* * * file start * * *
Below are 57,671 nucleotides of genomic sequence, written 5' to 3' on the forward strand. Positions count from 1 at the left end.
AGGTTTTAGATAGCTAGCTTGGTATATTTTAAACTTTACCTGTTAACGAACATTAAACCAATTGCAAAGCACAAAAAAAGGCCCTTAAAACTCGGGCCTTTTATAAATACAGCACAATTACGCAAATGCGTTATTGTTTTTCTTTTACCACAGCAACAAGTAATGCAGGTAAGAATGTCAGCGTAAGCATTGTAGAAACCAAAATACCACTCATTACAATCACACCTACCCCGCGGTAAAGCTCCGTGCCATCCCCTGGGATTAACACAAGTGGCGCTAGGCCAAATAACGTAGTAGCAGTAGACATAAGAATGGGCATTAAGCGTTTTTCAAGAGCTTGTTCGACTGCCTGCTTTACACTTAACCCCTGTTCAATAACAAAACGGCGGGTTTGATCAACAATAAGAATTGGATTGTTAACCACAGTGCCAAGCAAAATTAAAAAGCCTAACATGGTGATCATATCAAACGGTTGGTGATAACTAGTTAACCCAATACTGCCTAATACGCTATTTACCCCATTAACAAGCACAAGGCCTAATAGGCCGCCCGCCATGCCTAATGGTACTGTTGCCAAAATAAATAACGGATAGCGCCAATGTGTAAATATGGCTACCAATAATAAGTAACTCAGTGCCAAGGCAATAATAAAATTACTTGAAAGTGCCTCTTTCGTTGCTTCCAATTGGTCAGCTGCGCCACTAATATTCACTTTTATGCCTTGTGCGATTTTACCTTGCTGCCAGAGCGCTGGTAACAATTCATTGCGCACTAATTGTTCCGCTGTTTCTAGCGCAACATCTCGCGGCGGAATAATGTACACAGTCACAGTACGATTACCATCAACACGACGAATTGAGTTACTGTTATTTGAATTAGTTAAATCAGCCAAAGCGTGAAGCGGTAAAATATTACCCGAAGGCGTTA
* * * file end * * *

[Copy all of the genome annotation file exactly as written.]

Below are 57,671 nucleotides of genomic sequence, written 5' to 3' on the forward strand. Positions count from 1 at the left end.
AGGTTTTAGATAGCTAGCTTGGTATATTTTAAACTTTACCTGTTAACGAACATTAAACCAATTGCAAAGCACAAAAAAAGGCCCTTAAAACTCGGGCCTTTTATAAATACAGCACAATTACGCAAATGCGTTATTGTTTTTCTTTTACCACAGCAACAAGTAATGCAGGTAAGAATGTCAGCGTAAGCATTGTAGAAACCAAAATACCACTCATTACAATCACACCTACCCCGCGGTAAAGCTCCGTGCCATCCCCTGGGATTAACACAAGTGGCGCTAGGCCAAATAACGTAGTAGCAGTAGACATAAGAATGGGCATTAAGCGTTTTTCAAGAGCTTGTTCGACTGCCTGCTTTACACTTAACCCCTGTTCAATAACAAAACGGCGGGTTTGATCAACAATAAGAATTGGATTGTTAACCACAGTGCCAAGCAAAATTAAAAAGCCTAACATGGTGATCATATCAAACGGTTGGTGATAACTAGTTAACCCAATACTGCCTAATACGCTATTTACCCCATTAACAAGCACAAGGCCTAATAGGCCGCCCGCCATGCCTAATGGTACTGTTGCCAAAATAAATAACGGATAGCGCCAATGTGTAAATATGGCTACCAATAATAAGTAACTCAGTGCCAAGGCAATAATAAAATTACTTGAAAGTGCCTCTTTCGTTGCTTCCAATTGGTCAGCTGCGCCACTAATATTCACTTTTATGCCTTGTGCGATTTTACCTTGCTGCCAGAGCGCTGGTAACAATTCATTGCGCACTAATTGTTCCGCTGTTTCTAGCGCAACATCTCGCGGCGGAATAATGTACACAGTCACAGTACGATTACCATCAACACGACGAATTGAGTTACTGTTATTTGAATTAGTTAAATCAGCCAAAGCGTGAAGCGGTAAAATATTACCCGAAGGCGTTA